[llvm-dev] [RFC] Working around a PS2 hardware errata

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[llvm-dev] [RFC] Working around a PS2 hardware errata

David Jones via llvm-dev
The MIPS R5900 core that powers the PlayStation 2's CPU has a hardware bug that affects very short loops of 6 or less instructions where the processor may fail to branch under "special conditions" (don't you love vague hardware manuals?)

The obvious solution is to pad the loop with NOPs so that it is bigger than 6 instructions long.

However, I have a few questions to ask about this.

First, where would I go about adding a pass that detects and works around this hardware bug? Presumably it would have to go as a pass after instruction selection, but I'm unfamiliar with LLVM internals in this case.

Second, assuming I implemented a fix for this, would it get merged upstream? The R5900 isn't a supported processor by either LLVM or GCC, so I could understand some reluctance to merge it, even hidden behind a target feature.

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Re: [llvm-dev] [RFC] Working around a PS2 hardware errata

David Jones via llvm-dev


> On 7 Nov 2018, at 09:59, Dan Ravensloft via llvm-dev <[hidden email]> wrote:
>
> The MIPS R5900 core that powers the PlayStation 2's CPU has a hardware bug that affects very short loops of 6 or less instructions where the processor may fail to branch under "special conditions" (don't you love vague hardware manuals?)
>
> The obvious solution is to pad the loop with NOPs so that it is bigger than 6 instructions long.
>
> However, I have a few questions to ask about this.
>
> First, where would I go about adding a pass that detects and works around this hardware bug? Presumably it would have to go as a pass after instruction selection, but I'm unfamiliar with LLVM internals in this case.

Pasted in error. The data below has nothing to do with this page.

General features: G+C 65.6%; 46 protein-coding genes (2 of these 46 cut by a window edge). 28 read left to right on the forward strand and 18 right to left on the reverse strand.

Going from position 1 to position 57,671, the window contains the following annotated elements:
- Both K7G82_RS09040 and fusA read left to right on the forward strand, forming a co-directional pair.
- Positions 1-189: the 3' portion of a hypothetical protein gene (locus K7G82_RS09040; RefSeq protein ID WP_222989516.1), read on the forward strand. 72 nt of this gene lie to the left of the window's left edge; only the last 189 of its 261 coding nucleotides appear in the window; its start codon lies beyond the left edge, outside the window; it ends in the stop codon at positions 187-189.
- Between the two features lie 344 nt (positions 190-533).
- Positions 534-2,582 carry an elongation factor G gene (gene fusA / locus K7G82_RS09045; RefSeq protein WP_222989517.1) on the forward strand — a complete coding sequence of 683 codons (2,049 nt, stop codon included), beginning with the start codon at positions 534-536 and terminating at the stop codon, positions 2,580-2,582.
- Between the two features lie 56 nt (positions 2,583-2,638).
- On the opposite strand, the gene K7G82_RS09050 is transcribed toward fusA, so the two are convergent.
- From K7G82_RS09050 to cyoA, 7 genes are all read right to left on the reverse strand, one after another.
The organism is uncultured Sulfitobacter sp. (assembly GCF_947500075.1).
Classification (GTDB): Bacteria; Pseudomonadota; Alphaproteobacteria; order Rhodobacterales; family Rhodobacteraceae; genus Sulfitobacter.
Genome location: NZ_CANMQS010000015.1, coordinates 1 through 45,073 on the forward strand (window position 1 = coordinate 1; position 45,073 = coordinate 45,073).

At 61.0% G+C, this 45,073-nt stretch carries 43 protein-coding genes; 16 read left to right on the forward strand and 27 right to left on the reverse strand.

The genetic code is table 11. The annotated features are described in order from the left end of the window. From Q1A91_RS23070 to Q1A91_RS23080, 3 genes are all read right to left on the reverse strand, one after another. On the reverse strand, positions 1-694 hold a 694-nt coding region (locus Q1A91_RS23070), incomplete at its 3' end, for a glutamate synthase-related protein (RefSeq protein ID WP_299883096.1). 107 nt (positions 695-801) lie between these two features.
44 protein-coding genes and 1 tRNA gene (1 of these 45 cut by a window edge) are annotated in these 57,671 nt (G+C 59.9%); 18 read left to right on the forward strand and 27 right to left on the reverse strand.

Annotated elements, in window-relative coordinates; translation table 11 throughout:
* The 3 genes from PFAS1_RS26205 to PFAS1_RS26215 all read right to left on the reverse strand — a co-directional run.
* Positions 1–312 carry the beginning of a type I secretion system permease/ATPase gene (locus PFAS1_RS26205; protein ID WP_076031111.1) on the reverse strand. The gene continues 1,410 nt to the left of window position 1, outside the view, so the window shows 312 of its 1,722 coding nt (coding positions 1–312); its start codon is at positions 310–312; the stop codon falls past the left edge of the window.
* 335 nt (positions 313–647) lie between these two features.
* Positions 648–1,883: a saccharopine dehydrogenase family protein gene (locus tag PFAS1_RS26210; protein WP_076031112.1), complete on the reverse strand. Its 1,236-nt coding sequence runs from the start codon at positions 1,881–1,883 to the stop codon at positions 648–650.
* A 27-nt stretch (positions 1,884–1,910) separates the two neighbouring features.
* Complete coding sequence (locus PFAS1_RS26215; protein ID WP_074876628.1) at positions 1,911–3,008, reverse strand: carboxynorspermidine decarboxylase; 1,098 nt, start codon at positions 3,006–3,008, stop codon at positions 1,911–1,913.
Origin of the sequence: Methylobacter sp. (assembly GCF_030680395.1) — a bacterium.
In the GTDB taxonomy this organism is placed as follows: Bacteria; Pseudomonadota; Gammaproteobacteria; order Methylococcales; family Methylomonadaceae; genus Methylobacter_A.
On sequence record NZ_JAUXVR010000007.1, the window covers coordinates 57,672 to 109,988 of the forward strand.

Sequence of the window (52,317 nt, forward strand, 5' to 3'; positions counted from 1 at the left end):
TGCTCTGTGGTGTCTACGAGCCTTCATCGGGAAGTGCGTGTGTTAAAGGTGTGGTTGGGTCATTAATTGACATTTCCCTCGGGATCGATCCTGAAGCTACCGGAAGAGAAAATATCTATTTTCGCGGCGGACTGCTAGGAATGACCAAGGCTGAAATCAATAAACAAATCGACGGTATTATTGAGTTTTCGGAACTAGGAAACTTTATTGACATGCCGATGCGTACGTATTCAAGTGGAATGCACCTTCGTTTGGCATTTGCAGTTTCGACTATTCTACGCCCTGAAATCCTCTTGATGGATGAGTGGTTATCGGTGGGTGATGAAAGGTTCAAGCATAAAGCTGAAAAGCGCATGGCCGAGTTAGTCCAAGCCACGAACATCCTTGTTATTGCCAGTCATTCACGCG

>

I would think this would be in the assembly printer or MC layer. This would be a lowering decision, which you can do on a per-subtarget basis. In X86 this would be in the AsmPrinter implementation, but that’s special compared to the other back-ends which I think have a more direct function/basic-block lowering implementation.

> Second, assuming I implemented a fix for this, would it get merged upstream? The R5900 isn't a supported processor by either LLVM or GCC, so I could understand some reluctance to merge it, even hidden behind a target feature.

Personally, I would think that a special target feature flag might be OK as long as there are no regressions in buildbots. I understand that making a target officially supported is a higher bar, but unless it’s causing major issues elsewhere I don’t see why a localised change like this might not be OK to merge.

That said, I would ask the maintainers of the MIPS backends to concur before proceeding.

Cheers

PS. I think this is awesome! The PS2 has a special place in my heart and most of my younger years were spent on Castlevania Symphony of the Night and Tekken 2. :)

-- Dean

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Re: [llvm-dev] [RFC] Working around a PS2 hardware errata

David Jones via llvm-dev
In reply to this post by David Jones via llvm-dev
First off, awesome project! I love it. Comments inline...

On Tue, Nov 6, 2018 at 5:59 PM Dan Ravensloft via llvm-dev <[hidden email]> wrote:
The MIPS R5900 core that powers the PlayStation 2's CPU has a hardware bug that affects very short loops of 6 or less instructions where the processor may fail to branch under "special conditions" (don't you love vague hardware manuals?)

The obvious solution is to pad the loop with NOPs so that it is bigger than 6 instructions long.

However, I have a few questions to ask about this.

First, where would I go about adding a pass that detects and works around this hardware bug? Presumably it would have to go as a pass after instruction selection, but I'm unfamiliar with LLVM internals in this case.

Check out a similar pass in the X86 backend: llvm/lib/Target/X86/X86PadShortFunction.cpp

You'll likely need to use MachineLoopInfo to find the loops. 
 
-Cameron 

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